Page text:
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Cloud Smart in Practice: How Agency Leaders Are Enabling Cloud Success

Troy Massey, Director, Enterprise Engagements, Iron Bow Technologies

April 8, 2020  |  Cloud

Across the government, the Federal Cloud Computing Strategy—better known these days as Cloud Smart—is transforming the ways government agencies work, utilize data and serve constituents.

In an April 1 webcast featuring Iron Bow Technologies, Dell Technologies, Intel and government partners, experts weighed in on Cloud Smart’s impact on their digital transformation. As government organizations undergo modernization efforts, agency leaders say Cloud Smart continues to shape their journey, guiding decision-making and offering best practices.

Since its rollout last year, Cloud Smart has empowered agency IT leaders to shed burdensome legacy policies and tools, tailor their strategy to their distinct missions, and build a savvy workforce.

Brian Merrick, director of cloud programs at the Department of State, noted the government-wide shift to Cloud Smart has freed up decision-makers to be more thoughtful and strategic about investments in IT modernization efforts.

“It’s hard to make the case to spend money on something that isn’t broken, but with the Cloud Smart guidance in place, it’s allowed business to drive priorities,” he said. “It’s also improved information-sharing for greenfield projects, reducing the time-to-market for innovative solutions and accelerating outcomes,” Merrick added.

Melvin Greer, chief data scientist at Intel and fellow in residence/senior adviser in the FBI’s Information Technology Applications and Data Division, agreed that Cloud Smart is enabling a more mindful and pragmatic approach in determining which workflows to move to the cloud while maximizing and securing those workflows. He added the convergence of cloud migration and analytics is driving closer examination of how cloud services can improve agencies’ data management, analysis and derived insight.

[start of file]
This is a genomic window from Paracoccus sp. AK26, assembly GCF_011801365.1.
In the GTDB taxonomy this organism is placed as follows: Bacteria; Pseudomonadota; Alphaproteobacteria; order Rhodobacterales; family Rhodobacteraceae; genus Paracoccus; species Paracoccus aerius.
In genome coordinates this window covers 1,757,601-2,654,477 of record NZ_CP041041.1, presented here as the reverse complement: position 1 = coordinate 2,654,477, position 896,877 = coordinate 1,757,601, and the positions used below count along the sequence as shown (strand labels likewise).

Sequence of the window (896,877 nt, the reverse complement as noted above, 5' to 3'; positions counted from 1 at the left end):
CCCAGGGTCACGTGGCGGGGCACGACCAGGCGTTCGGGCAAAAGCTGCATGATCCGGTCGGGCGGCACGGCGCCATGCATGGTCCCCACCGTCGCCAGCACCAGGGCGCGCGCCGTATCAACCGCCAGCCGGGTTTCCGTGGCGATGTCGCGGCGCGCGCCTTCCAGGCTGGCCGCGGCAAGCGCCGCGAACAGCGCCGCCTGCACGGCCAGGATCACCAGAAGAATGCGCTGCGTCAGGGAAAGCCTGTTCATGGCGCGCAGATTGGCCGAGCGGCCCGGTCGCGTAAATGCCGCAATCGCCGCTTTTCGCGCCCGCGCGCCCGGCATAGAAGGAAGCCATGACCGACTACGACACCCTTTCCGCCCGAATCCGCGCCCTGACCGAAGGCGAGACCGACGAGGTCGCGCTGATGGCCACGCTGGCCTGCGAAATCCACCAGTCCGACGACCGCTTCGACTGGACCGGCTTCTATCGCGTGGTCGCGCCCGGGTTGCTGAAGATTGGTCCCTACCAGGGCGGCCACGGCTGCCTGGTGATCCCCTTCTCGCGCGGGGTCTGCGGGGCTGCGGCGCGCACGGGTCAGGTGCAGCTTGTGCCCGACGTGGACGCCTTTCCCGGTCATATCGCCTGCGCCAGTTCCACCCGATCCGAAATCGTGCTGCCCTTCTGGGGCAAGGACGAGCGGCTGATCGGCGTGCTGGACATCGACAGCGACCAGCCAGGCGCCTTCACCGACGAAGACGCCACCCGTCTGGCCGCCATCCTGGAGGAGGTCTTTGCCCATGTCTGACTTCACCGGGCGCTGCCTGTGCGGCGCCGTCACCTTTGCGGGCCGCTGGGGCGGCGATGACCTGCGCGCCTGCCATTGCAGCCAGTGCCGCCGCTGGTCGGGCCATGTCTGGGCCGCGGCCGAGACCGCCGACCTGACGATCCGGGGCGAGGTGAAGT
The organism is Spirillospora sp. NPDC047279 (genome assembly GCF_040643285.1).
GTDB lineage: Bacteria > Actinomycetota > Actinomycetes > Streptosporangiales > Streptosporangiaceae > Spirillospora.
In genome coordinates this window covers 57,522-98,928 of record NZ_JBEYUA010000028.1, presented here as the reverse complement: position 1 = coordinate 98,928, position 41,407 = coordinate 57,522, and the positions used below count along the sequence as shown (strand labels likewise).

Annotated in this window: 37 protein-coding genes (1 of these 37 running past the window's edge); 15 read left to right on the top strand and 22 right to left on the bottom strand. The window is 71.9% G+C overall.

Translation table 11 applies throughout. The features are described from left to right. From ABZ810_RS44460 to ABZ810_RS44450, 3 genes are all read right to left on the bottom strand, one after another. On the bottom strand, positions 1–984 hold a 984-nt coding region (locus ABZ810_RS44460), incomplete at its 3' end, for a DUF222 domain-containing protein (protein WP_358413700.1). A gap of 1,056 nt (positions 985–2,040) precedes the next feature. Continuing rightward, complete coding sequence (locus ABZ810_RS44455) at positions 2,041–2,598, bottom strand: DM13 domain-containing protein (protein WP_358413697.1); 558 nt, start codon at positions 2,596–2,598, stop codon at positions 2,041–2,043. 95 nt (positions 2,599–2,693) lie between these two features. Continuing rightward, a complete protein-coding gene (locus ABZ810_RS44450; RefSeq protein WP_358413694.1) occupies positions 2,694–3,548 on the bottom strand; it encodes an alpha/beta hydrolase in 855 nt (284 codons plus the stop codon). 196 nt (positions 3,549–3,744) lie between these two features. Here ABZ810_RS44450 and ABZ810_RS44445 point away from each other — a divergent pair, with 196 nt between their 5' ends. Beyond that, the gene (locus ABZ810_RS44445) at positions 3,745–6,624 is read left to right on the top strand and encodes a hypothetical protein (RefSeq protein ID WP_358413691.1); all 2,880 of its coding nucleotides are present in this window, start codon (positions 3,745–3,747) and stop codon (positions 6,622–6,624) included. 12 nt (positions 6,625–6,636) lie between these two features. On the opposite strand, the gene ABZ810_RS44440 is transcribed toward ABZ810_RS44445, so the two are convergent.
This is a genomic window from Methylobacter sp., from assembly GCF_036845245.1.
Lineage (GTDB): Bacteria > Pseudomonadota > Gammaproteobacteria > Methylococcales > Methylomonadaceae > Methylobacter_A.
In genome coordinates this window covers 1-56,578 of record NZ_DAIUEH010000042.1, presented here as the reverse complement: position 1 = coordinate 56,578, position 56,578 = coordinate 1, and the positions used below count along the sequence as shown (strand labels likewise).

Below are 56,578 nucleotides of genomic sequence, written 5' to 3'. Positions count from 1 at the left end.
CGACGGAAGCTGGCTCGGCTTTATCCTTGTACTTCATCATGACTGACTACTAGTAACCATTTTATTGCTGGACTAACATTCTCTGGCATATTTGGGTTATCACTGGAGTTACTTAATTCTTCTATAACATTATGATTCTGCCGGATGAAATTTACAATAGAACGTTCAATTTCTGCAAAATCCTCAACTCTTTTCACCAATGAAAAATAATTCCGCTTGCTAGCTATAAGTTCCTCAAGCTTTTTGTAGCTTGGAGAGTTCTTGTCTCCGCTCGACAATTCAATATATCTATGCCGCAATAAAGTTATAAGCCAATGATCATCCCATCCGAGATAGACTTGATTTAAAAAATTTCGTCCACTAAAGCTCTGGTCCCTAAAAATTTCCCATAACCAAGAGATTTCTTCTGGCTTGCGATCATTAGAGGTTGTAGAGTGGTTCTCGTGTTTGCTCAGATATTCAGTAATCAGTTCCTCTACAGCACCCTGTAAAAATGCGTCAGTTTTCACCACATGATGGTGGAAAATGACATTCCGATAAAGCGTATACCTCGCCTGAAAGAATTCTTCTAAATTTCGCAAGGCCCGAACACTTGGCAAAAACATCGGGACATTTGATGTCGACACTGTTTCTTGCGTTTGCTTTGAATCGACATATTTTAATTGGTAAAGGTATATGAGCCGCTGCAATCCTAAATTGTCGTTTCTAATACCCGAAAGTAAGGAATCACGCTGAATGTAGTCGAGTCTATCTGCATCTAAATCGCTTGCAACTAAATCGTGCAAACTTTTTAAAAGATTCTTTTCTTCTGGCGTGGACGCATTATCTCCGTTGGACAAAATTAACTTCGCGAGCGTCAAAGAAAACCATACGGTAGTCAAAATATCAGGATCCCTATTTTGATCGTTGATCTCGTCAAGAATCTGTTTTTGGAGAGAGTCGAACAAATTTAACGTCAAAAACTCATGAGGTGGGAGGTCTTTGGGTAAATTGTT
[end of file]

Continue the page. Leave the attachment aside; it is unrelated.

Government agencies are making strides in transitioning to cloud capabilities, but it’s critical that cloud adoption happens when and where it makes the most sense. While this means agencies vary in their cloud adoption and IT modernization maturity, it also illustrates how and why a deliberate approach—one that starts with evaluating strategy and the status quo—can deliver the most value. This is especially true for agencies looking at moving forward from legacy applications and infrastructure.

Greer highlighted the Army as an example of maximizing data through a strategic approach, including through the creation of the Army Data Strategy. As a result, the Army was able to take advantage of advances in data analytics and build a classification mechanism that provides easier identification and utilization of data across the service, he noted.

It’s critical for agencies, regardless of where they are in their respective modernization journeys, to make sure leaders are clear on the business outcomes they want to achieve and the funding they have available to do so.

“Cloud isn’t necessarily cheaper, it’s just spending in a different way, so you have to make sure you have the budget to achieve your desired outcomes,” said Merrick. He emphasized that agencies should work closely with cloud providers to use modeling tools to understand costs and structure and monitoring tools to watch spending and usage.

A strong partnership between providers and agency customers is important in defining goals and regularly evaluating progress in objectives—and to maintaining accountability. Providers that are tightly integrated with customer outcomes, checking in regular and frequent intervals, are better positioned to help deliver on ROI and goals and meet federal mandates.

Iron Bow can help make digital modernization goals into reality, including through its multi-cloud IronTarget reference architecture, diverse managed services and data center solutions. For more information, visit ironbow.com.



How to Successfully Implement a Cloud Strategy


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